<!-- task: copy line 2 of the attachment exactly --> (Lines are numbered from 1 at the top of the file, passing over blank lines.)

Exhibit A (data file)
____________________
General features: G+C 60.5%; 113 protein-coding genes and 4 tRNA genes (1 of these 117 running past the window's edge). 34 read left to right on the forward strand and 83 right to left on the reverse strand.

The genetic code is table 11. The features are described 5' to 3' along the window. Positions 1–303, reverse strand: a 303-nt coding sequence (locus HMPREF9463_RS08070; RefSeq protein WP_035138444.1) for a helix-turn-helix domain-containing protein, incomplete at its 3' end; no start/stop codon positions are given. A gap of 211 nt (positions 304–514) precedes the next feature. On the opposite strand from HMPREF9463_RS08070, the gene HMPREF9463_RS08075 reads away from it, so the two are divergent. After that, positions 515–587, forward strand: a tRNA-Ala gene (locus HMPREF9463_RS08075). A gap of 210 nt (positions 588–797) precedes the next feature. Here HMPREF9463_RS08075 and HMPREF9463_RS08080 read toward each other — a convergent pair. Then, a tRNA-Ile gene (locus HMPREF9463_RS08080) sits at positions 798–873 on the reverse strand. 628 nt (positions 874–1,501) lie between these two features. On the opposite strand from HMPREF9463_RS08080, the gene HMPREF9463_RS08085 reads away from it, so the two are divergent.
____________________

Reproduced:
The genetic code is table 11. The features are described 5' to 3' along the window. Positions 1–303, reverse strand: a 303-nt coding sequence (locus HMPREF9463_RS08070; RefSeq protein WP_035138444.1) for a helix-turn-helix domain-containing protein, incomplete at its 3' end; no start/stop codon positions are given. A gap of 211 nt (positions 304–514) precedes the next feature. On the opposite strand from HMPREF9463_RS08070, the gene HMPREF9463_RS08075 reads away from it, so the two are divergent. After that, positions 515–587, forward strand: a tRNA-Ala gene (locus HMPREF9463_RS08075). A gap of 210 nt (positions 588–797) precedes the next feature. Here HMPREF9463_RS08075 and HMPREF9463_RS08080 read toward each other — a convergent pair. Then, a tRNA-Ile gene (locus HMPREF9463_RS08080) sits at positions 798–873 on the reverse strand. 628 nt (positions 874–1,501) lie between these two features. On the opposite strand from HMPREF9463_RS08080, the gene HMPREF9463_RS08085 reads away from it, so the two are divergent.